ZZ Top Is Ruining America('s Special Edition Ram Trucks)

As we reported in the middle of the night, Fiat Chrysler Automobiles will show two new Ram special edition pickup trucks at the 2017 Chicago Auto Show this week.

One truck brings the 1500 Night package to the 2500 Heavy Duty. The other is the Ram’s 1500 Copper Sport.

Or is it?

Hours after the embargo lifted and Matthew Guy’s story went live on TTAC, we received a press release from Fiat Chrysler Automobiles Canada’s PR department. Our eagle-eyed managing editor, Mark Stevenson, noticed something peculiar.

“New Limited Edition 2017 Ram 1500 Copperhead Sport Launched,” FCA Canada announced.

And why won’t the Copperhead Sport be the Copperhead Sport in the United States?

Don’t blame Steve Earle. Blame ZZ Top frontman Billy Gibbons.

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Ace of Base: Detroit's Half-Ton Work Trucks

Earlier this morning, Jack regaled us with a tale of a young man buying himself a loaded regular-cab F-150. Such a beast still exists, often selling at the rate of glacier progression and celebrating birthdays as they loiter on dealer lots. At the other end of the spectrum, rear-drive regular cab base models – with an 8-foot box, natch – ply the roads and work for a living.

How do entry-level trucks from the Detroit Three stack up when compared to each other? Ace of Base breaks them down in alphabetical order with the caveat that, based on price and feature content, there is a clear winner.

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  • Master Baiter I like the references to Red Barchetta. My fun car is a spiritual cousin to this Miata: 2001 BMW M Roadster--green with tan leather; five speed.
  • Arthur Dailey I believe that removing the screen from the instrument panel would greatly improve the looks of the interior. What of the Recaro seats? Any that I have tried have been too narrow across the back. Have they 'modified' them to fit North American drivers?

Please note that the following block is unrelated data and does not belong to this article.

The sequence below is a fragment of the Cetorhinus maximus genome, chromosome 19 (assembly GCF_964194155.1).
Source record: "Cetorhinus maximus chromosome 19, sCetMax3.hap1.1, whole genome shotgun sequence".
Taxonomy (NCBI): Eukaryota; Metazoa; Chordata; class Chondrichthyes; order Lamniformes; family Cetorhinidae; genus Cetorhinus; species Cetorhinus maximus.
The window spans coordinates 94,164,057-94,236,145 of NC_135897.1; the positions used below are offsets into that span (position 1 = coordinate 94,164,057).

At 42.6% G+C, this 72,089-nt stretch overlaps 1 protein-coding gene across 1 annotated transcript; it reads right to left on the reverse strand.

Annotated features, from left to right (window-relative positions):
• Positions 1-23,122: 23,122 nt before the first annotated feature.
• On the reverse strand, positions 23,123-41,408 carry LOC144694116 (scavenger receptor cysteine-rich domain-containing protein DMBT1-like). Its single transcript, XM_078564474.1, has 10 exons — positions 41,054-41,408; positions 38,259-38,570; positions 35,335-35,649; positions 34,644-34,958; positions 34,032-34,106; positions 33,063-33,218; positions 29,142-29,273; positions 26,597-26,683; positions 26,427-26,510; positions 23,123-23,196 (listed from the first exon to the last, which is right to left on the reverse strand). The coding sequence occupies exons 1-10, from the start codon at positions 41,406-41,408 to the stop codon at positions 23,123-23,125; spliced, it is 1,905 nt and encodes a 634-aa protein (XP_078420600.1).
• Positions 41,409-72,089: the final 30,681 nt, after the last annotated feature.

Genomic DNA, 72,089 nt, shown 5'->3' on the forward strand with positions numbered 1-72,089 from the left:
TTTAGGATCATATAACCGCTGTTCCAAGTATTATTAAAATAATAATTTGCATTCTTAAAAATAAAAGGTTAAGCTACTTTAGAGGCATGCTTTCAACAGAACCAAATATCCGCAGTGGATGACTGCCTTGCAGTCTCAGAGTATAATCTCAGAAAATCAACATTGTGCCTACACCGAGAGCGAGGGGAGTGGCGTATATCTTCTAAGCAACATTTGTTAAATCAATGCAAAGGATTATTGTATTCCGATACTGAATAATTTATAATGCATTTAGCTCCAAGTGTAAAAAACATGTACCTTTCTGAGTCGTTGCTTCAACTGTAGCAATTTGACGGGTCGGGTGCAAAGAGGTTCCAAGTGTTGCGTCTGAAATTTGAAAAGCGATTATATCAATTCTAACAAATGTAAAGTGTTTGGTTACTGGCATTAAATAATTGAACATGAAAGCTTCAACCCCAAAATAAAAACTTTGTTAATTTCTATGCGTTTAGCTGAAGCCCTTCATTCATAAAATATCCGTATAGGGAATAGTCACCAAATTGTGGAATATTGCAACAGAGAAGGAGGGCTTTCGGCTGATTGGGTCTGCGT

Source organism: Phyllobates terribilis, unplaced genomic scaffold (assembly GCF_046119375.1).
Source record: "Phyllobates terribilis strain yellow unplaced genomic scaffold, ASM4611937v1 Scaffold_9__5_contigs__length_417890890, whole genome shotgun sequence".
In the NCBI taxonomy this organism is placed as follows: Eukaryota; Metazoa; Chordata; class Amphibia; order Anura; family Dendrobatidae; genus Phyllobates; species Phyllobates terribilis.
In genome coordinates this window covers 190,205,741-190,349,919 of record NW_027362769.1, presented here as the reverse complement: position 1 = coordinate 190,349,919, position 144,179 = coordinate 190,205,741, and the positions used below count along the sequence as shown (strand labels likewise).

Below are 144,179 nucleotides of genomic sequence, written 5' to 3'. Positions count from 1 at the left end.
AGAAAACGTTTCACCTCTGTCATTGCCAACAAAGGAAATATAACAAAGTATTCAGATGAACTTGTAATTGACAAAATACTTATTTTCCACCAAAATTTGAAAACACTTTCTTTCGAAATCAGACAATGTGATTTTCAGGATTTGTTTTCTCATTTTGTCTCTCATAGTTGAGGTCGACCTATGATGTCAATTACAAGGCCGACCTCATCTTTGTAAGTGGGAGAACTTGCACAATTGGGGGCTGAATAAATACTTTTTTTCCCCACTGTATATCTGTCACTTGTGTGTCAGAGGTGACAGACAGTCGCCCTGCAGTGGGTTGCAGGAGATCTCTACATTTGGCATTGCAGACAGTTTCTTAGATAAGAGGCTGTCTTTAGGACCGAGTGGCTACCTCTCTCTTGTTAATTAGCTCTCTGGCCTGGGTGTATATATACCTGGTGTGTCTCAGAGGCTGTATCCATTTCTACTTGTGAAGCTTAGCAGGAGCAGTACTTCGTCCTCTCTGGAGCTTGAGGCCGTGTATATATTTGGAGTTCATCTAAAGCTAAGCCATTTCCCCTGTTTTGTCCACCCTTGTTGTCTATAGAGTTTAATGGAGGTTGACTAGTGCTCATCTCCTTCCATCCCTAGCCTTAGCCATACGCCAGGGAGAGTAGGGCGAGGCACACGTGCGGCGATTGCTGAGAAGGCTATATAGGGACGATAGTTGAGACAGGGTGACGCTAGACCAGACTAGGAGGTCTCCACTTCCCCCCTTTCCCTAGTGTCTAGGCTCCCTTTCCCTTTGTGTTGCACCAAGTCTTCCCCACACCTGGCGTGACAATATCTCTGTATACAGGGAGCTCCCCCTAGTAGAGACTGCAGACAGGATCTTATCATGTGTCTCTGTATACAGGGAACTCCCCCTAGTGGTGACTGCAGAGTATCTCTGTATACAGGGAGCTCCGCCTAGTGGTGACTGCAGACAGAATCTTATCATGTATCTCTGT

• Cprescott IIHS has to stay relevant by changing the rules in mid-stream and then it gets to falsely claim a car is unsafe. Point of fact that most vehicles on the road passed the pre-existing test and that IIHS should only test NEW products to the new test and to let the current models alone. The clown who used to be the face of IIHS was an arrogant little troll who loved to get face time for his arbitrary changes that he imposed.I understand things change, but an ethical organization would have a set name for a test and when the test changed, so would the name and the new test could not be imposed upon a vehicle it already tested with the old one. The manufacturer could point to the prior passed test and that would have been ethical. I'm surprised that IIHS hasn't gone back years to show how the new standard would have failed all current vehicles ever made - the cars didn't get less safe, but the test would make you think so.
  • Arthur Dailey Nearly a decade since Suzuki withdrew from the N.A. markets? Seems like just yesterday. They did make some 'decent' cars for the budget conscious. The Sidekick, Vitara and Grand Vitara all being favourites among my friends/colleagues from the former Soviet Union. They respect the simplicity and versatility of these vehicles. Particularly when they have the traditional body on frame structure.
  • Arthur Dailey Had a 210 'Sunny', 2-door. It was a base model with zero options (for example a rubber floor without any carpeting), that we used as a courier style vehicle. It took all kinds of aggravation/bad treatment, received only minimal maintenance and never once complained or let us down.